Thirty southern white rhinos have arrived in Rwanda. They were installed in Akagera National Park in the east. It took two days, a Boeing 747, 80 people and 900,000 euros for these animals weighing up to two tons to make this journey of approximately 3,400 km from South Africa. It is the most important “transfer in history” for these threatened behemoths.
The southern white rhino, one of two subspecies of the white rhino, is now considered endangered with around 20,000 individuals according to the World Wide Fund for Nature (WWF). It is classified as near threatened by the International Union for the Conservation of Nature (IUCN).
Its natural habitat is southern Africa, including South Africa, Namibia and Zimbabwe, but it has also been introduced to Kenya in order to combat the threat of poaching, fueled by the demand for horn.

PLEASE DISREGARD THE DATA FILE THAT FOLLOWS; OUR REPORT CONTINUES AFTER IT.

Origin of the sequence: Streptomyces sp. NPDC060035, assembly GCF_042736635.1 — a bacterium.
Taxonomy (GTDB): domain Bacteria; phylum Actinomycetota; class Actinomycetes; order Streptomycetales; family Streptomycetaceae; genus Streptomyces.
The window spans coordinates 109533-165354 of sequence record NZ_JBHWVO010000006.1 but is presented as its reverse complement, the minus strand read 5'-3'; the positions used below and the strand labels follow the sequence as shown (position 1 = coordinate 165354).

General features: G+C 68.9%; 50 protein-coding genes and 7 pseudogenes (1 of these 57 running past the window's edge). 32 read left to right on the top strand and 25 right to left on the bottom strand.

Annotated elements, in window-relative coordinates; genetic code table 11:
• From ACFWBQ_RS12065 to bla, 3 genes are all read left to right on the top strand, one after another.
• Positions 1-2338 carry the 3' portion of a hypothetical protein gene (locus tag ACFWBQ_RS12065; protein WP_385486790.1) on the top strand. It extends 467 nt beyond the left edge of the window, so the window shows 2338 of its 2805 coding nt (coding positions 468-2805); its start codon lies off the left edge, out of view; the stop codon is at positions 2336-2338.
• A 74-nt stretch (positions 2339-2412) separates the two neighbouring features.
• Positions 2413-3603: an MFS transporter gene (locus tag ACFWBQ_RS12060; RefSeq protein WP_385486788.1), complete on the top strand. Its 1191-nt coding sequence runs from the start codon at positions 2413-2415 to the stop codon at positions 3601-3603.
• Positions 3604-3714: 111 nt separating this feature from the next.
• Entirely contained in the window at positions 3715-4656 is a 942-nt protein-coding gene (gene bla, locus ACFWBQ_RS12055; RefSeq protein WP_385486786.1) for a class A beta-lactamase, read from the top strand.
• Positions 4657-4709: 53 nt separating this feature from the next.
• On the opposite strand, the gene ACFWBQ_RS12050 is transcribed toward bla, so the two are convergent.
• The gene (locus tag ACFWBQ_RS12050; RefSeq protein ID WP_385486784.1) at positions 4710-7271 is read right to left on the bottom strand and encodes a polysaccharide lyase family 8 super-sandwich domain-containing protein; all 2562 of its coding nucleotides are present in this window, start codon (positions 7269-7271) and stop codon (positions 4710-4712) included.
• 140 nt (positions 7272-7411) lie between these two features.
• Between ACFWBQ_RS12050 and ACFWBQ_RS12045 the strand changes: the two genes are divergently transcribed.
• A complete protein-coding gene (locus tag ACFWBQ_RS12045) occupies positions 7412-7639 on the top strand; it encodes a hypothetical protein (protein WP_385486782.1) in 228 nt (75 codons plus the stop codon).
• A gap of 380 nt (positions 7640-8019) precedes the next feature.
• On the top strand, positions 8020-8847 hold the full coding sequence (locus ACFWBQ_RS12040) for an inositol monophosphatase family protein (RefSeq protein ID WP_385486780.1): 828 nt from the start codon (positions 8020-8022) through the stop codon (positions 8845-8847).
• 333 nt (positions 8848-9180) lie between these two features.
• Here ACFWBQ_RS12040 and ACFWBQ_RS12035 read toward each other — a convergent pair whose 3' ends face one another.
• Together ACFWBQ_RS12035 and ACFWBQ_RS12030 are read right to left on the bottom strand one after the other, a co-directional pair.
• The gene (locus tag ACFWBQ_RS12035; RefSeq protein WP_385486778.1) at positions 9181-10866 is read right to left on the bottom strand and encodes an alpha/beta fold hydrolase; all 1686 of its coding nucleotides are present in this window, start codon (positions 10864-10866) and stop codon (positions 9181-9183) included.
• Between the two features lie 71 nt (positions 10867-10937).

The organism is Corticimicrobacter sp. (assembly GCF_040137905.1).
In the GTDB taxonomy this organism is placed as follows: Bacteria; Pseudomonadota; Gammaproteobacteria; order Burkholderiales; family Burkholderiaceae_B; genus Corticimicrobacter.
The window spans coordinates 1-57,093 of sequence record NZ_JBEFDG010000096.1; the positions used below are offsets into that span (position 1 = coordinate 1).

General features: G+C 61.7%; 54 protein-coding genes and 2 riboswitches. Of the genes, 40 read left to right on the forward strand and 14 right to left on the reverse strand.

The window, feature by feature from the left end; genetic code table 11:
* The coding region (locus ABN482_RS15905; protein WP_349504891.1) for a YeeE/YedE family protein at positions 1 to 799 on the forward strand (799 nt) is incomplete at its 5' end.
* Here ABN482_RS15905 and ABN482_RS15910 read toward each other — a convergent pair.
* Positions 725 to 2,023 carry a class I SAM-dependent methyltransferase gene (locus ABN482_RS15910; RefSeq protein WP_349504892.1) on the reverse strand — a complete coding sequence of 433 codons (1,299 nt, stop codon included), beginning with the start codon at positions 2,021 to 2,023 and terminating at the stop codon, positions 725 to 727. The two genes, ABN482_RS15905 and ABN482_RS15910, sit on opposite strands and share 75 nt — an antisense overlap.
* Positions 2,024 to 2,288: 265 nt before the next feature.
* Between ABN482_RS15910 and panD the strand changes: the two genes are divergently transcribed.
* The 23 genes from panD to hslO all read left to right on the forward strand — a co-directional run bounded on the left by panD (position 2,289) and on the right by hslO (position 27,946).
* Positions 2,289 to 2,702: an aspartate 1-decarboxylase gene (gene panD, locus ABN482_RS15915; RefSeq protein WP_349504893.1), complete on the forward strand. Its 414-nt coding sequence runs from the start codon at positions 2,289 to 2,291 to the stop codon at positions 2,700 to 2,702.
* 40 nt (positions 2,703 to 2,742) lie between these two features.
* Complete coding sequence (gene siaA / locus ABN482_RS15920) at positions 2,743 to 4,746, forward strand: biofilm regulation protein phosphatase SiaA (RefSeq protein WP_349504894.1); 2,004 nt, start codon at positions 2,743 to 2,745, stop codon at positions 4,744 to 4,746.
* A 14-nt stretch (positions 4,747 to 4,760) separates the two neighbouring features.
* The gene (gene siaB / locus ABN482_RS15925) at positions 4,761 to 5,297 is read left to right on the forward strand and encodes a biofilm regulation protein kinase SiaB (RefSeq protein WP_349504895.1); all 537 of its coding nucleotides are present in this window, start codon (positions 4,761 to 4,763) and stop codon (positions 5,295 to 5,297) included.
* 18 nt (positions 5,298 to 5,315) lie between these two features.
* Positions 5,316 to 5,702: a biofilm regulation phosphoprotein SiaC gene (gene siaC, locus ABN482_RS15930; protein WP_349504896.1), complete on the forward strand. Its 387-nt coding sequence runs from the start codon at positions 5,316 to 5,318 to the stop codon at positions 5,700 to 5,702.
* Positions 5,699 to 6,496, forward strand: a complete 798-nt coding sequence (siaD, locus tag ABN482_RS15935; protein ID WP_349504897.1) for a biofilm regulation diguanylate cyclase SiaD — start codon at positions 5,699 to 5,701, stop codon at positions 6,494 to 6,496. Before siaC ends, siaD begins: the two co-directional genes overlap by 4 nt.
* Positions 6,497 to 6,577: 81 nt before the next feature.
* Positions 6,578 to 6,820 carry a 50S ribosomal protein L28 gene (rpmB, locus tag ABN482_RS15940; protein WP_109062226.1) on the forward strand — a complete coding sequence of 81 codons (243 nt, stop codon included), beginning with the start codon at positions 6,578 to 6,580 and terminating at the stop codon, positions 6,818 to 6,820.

In 2017 and 2019, 17 then five black rhinos, another species, were reintroduced in the same park in Rwanda. They are now 26.
With this transfer, African Parks intends to establish a “new fiefdom” for the southern white rhinos.
“This will be the opportunity for them to grow up in a safe environment,” said Jes Gruner, regional director of African Parks, noting that in South Africa three rhinos “are killed every day”.
The 30 southern white rhinos were initially divided into two groups in small enclosures, the size of a football stadium, rich in grass and watering holes.
The animals will then be released and monitored “daily by a dedicated team, which will check their acclimatization, their safety and their well-being”, insisted Ariella Kageruka, tourism manager of the Rwanda Development Board.
For Rwanda, this transfer also aims to strengthen the attractiveness of tourism, one of the major axes of its development.
Transfers of wild animals are not without risks. In 2018, four out of six black rhinos who were traveling died a few months after arriving in Chad.